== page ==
Rehabilitating agricultural streams in Australia with wood : a review

Lester, Rebecca E. and Boulton, Andrew J. 2008, Rehabilitating agricultural streams in Australia with wood : a review, Environmental management, vol. 42, no. 2, pp. 310-326, doi: 10.1007/s00267-008-9151-1.

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Title Rehabilitating agricultural streams in Australia with wood : a review
Author(s) Lester, Rebecca E.ORCID iD for Lester, Rebecca E.
Boulton, Andrew J.
Journal name Environmental management
Volume number 42
Issue number 2
Start page 310
End page 326
Total pages 17
Publisher Springer-Verlag New York
Place of publication New York, N.Y.
Publication date 2008
ISSN 0364-152X
Keyword(s) large woody debris
wood reintroduction
agricultural impacts
stream restoration
ecological rehabilitation
coarse woody debris
Summary Worldwide, the ecological condition of streams and rivers has been impaired by agricultural practices such as broadscale modification of catchments, high nutrient and sediment inputs, loss of riparian vegetation, and altered hydrology. Typical responses include channel incision, excessive sedimentation, declining water quality, and loss of in-stream habitat complexity and biodiversity. We review these impacts, focusing on the potential benefits and limitations of wood reintroduction as a transitional rehabilitation technique in these agricultural landscapes using Australian examples. In streams, wood plays key roles in shaping velocity and sedimentation profiles, forming pools, and strengthening banks. In the simplified channels typical of many agricultural streams, wood provides habitat for fauna, substrate for biofilms, and refuge from predators and flow extremes, and enhances in-stream diversity of fish and macroinvertebrates.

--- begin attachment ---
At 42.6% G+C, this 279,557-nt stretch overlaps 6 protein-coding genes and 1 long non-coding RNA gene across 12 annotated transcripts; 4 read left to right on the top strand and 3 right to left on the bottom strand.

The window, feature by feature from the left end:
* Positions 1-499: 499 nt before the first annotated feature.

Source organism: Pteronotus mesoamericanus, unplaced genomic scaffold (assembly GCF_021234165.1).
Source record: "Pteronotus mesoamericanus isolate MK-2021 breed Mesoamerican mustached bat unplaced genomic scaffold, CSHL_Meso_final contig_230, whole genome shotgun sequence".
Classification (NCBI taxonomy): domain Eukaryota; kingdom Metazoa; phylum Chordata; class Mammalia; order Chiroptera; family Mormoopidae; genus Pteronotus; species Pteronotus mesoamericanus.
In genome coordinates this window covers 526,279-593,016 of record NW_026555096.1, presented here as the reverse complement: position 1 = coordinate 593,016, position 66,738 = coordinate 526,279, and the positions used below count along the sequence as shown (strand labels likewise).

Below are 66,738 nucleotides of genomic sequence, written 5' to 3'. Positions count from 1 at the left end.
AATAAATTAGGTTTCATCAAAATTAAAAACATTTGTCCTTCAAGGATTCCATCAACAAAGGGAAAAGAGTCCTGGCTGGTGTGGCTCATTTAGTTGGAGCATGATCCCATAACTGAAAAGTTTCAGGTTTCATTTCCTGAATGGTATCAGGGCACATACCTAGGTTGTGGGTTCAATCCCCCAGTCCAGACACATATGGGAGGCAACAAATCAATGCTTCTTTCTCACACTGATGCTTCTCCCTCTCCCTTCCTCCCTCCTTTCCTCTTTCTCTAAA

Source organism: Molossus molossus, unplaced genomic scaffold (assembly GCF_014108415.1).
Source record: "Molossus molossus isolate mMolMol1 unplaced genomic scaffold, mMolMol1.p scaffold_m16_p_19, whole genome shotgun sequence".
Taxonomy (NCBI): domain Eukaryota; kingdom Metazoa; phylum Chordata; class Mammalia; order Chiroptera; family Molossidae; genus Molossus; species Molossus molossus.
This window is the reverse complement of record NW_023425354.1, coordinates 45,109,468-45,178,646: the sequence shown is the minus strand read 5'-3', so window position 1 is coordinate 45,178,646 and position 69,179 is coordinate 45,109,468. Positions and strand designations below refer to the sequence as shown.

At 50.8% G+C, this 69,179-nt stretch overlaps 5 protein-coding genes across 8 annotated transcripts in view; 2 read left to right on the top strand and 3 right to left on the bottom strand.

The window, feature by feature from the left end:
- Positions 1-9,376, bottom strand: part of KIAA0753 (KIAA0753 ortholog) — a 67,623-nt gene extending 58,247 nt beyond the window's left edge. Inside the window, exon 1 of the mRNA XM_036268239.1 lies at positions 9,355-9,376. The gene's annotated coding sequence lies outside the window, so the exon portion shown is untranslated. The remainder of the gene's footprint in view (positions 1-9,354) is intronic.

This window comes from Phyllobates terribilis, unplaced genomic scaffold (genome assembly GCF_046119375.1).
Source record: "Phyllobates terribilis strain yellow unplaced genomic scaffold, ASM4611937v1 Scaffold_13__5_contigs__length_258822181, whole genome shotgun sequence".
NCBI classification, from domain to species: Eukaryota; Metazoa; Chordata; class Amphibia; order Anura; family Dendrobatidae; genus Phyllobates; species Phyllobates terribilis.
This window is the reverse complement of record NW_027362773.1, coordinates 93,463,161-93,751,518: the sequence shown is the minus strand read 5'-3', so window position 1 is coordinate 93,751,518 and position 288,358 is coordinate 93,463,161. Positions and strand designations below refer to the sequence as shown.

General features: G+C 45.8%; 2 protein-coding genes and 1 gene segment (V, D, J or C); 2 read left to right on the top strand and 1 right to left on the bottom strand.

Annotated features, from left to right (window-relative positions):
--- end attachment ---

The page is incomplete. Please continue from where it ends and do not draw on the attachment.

Most previous restoration studies involving wood reintroduction have been in forested landscapes, but some results might be extrapolated to agricultural streams. In these studies, wood enhanced diversity of fish and macroinvertebrates, increased storage of organic material and sediment, and improved bed and bank stability. Failure to meet restoration objectives appeared most likely where channel incision was severe and in highly degraded environments. Methods for wood reintroduction have logistical advantages over many other restoration techniques, being relatively low cost and low maintenance. Wood reintroduction is a viable transitional restoration technique for agricultural landscapes likely to rapidly improve stream condition if sources of colonists are viable and water quality is suitable.

Language eng
DOI 10.1007/s00267-008-9151-1
Field of Research 059999 Environmental Sciences not elsewhere classified
Socio Economic Objective 970105 Expanding Knowledge in the Environmental Sciences
HERDC Research category C1.1 Refereed article in a scholarly journal
Copyright notice ©2008, Springer Science+Business Media
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